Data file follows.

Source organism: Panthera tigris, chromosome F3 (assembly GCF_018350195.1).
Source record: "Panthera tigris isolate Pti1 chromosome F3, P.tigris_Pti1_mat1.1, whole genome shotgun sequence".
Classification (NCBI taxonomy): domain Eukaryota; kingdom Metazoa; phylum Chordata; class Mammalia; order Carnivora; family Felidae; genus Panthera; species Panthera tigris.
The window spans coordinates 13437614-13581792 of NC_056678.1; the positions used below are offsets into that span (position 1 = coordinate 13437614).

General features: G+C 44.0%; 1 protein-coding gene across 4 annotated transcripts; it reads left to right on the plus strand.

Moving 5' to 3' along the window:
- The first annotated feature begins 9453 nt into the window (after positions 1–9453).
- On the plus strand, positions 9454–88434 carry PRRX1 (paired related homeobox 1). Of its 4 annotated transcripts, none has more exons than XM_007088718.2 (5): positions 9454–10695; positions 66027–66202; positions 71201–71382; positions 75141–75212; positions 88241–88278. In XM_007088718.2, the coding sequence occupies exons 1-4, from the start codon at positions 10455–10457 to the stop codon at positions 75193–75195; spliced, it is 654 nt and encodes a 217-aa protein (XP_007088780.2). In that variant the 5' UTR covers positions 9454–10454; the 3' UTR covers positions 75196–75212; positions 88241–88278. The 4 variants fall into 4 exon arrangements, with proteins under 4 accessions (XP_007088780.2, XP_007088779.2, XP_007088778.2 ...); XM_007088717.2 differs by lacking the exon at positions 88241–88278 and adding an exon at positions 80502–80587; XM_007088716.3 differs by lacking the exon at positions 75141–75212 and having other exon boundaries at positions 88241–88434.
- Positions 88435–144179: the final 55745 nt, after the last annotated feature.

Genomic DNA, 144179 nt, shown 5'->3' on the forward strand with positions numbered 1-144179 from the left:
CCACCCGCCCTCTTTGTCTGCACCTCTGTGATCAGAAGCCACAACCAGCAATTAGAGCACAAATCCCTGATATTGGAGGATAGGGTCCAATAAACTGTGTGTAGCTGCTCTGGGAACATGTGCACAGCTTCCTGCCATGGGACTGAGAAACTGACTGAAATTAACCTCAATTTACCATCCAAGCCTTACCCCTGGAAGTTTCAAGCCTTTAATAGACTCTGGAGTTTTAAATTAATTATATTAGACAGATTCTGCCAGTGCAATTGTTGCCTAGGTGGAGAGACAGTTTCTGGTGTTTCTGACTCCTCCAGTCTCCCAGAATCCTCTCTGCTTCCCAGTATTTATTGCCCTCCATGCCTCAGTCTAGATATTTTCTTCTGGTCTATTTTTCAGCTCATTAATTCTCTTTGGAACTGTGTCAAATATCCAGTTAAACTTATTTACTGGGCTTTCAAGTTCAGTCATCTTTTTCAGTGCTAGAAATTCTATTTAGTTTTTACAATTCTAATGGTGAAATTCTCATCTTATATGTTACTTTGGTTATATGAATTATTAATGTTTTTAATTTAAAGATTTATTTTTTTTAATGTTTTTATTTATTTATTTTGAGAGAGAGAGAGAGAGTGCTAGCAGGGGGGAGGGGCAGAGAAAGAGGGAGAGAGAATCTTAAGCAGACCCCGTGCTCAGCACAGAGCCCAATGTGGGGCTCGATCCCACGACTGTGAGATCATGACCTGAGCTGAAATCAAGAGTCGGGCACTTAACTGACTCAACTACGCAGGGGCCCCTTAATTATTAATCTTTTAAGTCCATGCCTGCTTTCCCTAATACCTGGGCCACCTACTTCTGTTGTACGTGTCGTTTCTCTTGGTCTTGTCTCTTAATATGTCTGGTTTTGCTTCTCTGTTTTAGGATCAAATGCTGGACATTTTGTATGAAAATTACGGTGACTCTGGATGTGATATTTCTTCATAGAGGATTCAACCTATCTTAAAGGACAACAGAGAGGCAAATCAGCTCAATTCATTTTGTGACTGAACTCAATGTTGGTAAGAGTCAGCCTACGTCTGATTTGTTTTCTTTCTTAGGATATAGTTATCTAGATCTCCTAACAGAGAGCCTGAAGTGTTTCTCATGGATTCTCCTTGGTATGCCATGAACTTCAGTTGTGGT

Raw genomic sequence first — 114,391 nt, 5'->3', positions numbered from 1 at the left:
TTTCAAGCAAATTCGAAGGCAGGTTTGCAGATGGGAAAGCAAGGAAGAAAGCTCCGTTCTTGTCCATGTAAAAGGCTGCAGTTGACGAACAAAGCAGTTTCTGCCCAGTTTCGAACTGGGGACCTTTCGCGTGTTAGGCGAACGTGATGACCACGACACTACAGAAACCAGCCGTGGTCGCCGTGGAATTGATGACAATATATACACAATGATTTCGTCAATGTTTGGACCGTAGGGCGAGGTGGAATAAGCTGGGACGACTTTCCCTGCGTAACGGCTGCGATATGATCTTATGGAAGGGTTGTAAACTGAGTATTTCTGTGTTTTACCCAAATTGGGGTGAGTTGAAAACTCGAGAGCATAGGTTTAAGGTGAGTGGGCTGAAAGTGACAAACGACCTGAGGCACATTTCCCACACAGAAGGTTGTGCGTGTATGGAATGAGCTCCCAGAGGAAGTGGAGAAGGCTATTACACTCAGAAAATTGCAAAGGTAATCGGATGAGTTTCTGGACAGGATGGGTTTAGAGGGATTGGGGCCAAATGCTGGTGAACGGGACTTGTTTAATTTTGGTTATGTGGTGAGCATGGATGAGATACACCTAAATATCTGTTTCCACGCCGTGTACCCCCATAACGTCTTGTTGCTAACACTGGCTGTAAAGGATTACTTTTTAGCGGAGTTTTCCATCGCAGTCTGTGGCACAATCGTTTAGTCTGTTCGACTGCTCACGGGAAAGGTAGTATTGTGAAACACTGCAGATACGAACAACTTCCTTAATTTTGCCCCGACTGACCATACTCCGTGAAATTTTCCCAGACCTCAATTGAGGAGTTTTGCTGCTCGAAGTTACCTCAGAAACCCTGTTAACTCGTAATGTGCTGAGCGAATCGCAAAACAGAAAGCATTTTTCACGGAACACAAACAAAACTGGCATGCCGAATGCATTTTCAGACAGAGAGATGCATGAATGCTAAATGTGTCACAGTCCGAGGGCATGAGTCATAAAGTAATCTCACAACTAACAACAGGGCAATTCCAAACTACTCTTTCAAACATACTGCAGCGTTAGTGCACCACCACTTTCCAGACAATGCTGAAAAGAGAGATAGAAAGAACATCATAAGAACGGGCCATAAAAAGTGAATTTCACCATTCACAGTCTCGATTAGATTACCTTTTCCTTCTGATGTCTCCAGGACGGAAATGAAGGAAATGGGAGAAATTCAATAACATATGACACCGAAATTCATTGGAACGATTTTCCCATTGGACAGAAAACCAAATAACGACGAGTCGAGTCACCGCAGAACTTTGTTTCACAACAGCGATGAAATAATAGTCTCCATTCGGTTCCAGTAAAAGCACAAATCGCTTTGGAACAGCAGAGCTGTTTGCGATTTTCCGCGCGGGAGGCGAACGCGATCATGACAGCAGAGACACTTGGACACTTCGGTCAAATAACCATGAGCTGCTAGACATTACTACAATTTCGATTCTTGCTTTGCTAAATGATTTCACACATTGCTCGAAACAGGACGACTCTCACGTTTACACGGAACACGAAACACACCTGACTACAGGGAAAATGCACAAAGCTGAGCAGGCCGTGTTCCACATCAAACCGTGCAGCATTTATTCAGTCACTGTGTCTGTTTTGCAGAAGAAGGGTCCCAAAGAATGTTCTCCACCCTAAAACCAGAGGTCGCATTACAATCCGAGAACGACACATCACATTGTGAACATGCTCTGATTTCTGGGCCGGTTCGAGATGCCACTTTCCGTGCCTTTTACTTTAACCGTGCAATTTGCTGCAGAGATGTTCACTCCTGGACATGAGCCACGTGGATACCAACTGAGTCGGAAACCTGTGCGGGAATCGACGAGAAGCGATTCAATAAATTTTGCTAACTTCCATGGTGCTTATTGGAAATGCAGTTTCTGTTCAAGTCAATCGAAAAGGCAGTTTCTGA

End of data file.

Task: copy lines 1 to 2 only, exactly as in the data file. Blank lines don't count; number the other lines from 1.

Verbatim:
Source organism: Panthera tigris, chromosome F3 (assembly GCF_018350195.1).
Source record: "Panthera tigris isolate Pti1 chromosome F3, P.tigris_Pti1_mat1.1, whole genome shotgun sequence".